President John Dramani Mahama will address a press conference at 10.00 hours on Saturday, December 8, 2012.
A media invitation said the press conference would focus on pertinent issues arising from the 2012 Presidential & Parliamentary Elections.
Friday's general election was generally peaceful, but it was dogged by rampant cases of late arrival of voting materials at many poling centres. collapse of the biometric verification machines and rejection of the finger prints of eligible voters.
The Electoral Commission (EC) has decided to allow voting to continue in polling centres where the biometric machines failed during voting on Saturday.
The order does not, however, affect those whose finger prints could not be verified by the machines, the Director of Public Affairs of the Electoral Commission, Mr Christian Owusu-Parry, said.
Voters in the affected areas should go back home and return on Saturday when the EC would send new biometric verification machines for them to vote.
There has been a chorus of concern on the collapse of the biometric verification machines or failure to recognise the fingerprint of eligible voters.
There was also concern about the late arrival of voting materials in polling centres.
The Electoral Commission has issued a statement saying all eligible voters in the queue before the close of voting at 1700 hours would be allowed to vote.
The statement signed by Mr Kwadwo Sarfo-Kantanka, Deputy Chairman (Operations) posted on the EC website said: "The Electoral Commission wishes to inform the general public especially registered voters in polling stations where voting did not start early due to the late arrival of election materials, that the Commission has an inbuilt mechanism that will make it possible for all eligible voters who are in the queue before 5:00pm to vote.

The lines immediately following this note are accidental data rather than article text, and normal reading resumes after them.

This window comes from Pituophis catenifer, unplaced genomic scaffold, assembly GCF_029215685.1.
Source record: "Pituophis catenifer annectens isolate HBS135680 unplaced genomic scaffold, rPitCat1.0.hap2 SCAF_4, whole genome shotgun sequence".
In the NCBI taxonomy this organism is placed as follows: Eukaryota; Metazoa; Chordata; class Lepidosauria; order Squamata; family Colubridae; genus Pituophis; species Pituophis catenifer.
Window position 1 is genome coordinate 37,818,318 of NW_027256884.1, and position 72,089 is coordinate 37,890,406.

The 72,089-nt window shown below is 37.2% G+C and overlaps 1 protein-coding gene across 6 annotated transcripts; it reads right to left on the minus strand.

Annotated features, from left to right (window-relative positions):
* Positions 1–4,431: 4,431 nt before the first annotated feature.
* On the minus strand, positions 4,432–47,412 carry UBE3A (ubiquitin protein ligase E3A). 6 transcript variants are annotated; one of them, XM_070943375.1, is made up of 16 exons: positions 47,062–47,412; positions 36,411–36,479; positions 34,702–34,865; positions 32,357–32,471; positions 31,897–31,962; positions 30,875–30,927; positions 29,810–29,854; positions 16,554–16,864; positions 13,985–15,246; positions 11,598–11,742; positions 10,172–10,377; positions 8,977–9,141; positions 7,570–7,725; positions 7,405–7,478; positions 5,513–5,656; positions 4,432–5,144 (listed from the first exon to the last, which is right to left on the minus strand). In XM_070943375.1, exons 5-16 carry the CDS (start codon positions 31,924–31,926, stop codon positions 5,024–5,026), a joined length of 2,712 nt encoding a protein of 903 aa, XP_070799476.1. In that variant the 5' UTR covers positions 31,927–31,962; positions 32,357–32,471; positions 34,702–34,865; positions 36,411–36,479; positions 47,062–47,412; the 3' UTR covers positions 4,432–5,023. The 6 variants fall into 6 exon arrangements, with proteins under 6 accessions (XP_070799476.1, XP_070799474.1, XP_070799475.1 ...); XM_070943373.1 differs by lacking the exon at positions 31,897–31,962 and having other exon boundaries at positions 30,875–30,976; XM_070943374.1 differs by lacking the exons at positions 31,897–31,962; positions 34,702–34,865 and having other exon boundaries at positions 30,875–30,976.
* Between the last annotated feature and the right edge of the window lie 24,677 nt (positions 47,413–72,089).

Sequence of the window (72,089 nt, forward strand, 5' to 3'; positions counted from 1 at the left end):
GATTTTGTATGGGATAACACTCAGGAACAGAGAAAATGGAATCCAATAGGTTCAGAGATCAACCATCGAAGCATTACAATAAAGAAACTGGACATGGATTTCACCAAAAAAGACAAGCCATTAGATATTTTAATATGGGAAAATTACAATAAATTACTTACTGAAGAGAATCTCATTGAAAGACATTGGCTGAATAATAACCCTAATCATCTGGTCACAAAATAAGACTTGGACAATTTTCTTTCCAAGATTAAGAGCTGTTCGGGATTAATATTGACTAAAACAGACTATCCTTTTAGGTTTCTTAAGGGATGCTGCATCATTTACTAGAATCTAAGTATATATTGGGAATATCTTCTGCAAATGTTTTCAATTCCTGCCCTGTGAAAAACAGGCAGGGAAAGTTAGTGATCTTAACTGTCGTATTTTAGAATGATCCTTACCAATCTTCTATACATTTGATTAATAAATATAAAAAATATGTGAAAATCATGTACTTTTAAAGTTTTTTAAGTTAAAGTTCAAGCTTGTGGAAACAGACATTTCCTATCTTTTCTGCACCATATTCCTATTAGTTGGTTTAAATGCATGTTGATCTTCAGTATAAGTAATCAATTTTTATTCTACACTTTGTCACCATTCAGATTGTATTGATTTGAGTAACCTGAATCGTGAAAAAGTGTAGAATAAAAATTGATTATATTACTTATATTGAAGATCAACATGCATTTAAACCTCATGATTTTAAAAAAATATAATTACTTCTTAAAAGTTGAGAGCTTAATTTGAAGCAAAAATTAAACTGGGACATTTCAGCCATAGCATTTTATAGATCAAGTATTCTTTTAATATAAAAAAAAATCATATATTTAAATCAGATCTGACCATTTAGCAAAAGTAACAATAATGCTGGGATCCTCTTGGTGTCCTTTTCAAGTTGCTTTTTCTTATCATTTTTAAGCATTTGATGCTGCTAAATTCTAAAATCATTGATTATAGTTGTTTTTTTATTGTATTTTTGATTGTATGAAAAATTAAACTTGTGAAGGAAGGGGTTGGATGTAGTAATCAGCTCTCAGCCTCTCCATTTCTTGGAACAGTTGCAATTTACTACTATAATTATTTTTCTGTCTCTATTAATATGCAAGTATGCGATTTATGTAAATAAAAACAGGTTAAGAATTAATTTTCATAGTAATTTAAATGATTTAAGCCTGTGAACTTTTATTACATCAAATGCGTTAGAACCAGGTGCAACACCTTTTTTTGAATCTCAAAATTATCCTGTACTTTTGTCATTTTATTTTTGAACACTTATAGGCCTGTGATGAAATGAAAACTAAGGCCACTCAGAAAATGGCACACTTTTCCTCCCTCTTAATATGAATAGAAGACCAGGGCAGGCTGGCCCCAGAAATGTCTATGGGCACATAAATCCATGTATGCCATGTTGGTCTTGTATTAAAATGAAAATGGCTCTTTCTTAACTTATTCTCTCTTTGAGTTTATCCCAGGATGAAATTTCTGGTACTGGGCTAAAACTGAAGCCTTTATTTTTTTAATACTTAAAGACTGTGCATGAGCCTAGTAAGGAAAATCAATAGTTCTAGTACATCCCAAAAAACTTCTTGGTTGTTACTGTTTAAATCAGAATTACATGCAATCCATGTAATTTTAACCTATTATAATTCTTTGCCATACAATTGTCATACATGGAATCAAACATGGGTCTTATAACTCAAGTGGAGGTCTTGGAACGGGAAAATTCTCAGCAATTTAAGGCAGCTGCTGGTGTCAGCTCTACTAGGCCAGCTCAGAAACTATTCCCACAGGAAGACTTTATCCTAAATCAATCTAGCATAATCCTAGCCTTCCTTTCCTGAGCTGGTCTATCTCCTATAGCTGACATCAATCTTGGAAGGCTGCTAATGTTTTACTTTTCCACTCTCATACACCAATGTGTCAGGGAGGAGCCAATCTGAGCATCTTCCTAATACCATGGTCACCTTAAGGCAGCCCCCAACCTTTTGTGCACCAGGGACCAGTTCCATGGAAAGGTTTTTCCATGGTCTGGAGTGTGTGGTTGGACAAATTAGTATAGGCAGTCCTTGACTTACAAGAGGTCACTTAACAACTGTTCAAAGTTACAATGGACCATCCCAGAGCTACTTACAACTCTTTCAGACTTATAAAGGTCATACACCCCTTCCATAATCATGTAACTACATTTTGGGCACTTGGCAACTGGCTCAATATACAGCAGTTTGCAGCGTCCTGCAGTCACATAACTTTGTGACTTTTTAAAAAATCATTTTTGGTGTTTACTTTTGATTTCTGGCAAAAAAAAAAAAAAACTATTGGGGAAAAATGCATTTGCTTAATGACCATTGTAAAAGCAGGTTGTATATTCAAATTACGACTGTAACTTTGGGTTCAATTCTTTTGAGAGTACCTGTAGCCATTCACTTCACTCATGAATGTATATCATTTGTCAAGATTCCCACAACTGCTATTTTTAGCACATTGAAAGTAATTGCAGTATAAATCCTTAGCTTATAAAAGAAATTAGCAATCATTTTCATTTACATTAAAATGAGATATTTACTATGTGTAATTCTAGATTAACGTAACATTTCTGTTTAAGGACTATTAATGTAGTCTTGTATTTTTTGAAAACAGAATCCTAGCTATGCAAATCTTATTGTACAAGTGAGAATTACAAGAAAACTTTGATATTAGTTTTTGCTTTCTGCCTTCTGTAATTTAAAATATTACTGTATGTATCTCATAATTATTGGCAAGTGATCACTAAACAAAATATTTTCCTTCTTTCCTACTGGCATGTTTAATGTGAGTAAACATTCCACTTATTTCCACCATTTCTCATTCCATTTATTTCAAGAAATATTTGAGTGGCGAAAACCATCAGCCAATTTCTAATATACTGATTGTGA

"All eligible voters who are in queue before the close of polls at 5:00pm will be offered the opportunity to vote when the poll officially closes.
"The general public is entreated to be patient and allow the process to run smoothly."
Meanwhile, the National Democratic Congress (NDC) on Friday expressed concern about the electoral technical hiccups that has led to the possible disenfranchisement of many voters mainly due to the collapse of the biometric verification machines.
Mr Elvis Afriyie-Ankrah, the Campaign Coordinator of President John Dramani Mahama, told a press conference in Accra that many people were also disenfranchised because the biometric verification machine rejected voters with valid voter's identification cards.
He said there were many polling stations where people had not voted because of the collapse of the machines, citing himself as an example as he had not been able to vote.
"If we want free and fair election the EC should create the conducive atmosphere. The verification machines are not working and people are being told to go home. This is unacceptable," Mr Afriyie-Ankrah said.
Mr John Jinapor, Presidential Spokesperson, argued that people with valid biometric voter identification cards who had been rejected by the verification machines should be allowed to vote.
"People are being punished because a machine has rejected them. The EC should take appropriate steps to allow people to vote. It is a constitutional requirement," he said.
"To disenfranchise people is unacceptable. Whoever is eligible, whoever is in the queue should be allowed to vote."
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